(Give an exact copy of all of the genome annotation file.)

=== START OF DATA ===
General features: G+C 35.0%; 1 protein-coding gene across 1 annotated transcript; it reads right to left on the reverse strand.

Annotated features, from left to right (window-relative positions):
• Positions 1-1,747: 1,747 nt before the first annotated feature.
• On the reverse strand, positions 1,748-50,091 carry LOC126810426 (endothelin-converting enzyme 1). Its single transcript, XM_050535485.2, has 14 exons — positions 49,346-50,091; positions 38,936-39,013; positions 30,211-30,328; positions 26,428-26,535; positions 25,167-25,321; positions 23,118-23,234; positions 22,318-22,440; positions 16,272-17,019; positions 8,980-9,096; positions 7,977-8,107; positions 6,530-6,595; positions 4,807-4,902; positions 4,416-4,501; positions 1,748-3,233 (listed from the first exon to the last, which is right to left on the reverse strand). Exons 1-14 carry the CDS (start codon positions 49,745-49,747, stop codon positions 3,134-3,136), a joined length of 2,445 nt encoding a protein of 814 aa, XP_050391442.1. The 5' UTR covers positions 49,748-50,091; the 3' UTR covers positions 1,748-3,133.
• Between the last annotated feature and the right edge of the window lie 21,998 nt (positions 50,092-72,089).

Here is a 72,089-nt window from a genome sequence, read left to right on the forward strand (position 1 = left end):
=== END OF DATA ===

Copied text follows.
General features: G+C 35.0%; 1 protein-coding gene across 1 annotated transcript; it reads right to left on the reverse strand.

Annotated features, from left to right (window-relative positions):
• Positions 1-1,747: 1,747 nt before the first annotated feature.
• On the reverse strand, positions 1,748-50,091 carry LOC126810426 (endothelin-converting enzyme 1). Its single transcript, XM_050535485.2, has 14 exons — positions 49,346-50,091; positions 38,936-39,013; positions 30,211-30,328; positions 26,428-26,535; positions 25,167-25,321; positions 23,118-23,234; positions 22,318-22,440; positions 16,272-17,019; positions 8,980-9,096; positions 7,977-8,107; positions 6,530-6,595; positions 4,807-4,902; positions 4,416-4,501; positions 1,748-3,233 (listed from the first exon to the last, which is right to left on the reverse strand). Exons 1-14 carry the CDS (start codon positions 49,745-49,747, stop codon positions 3,134-3,136), a joined length of 2,445 nt encoding a protein of 814 aa, XP_050391442.1. The 5' UTR covers positions 49,748-50,091; the 3' UTR covers positions 1,748-3,133.
• Between the last annotated feature and the right edge of the window lie 21,998 nt (positions 50,092-72,089).

Here is a 72,089-nt window from a genome sequence, read left to right on the forward strand (position 1 = left end):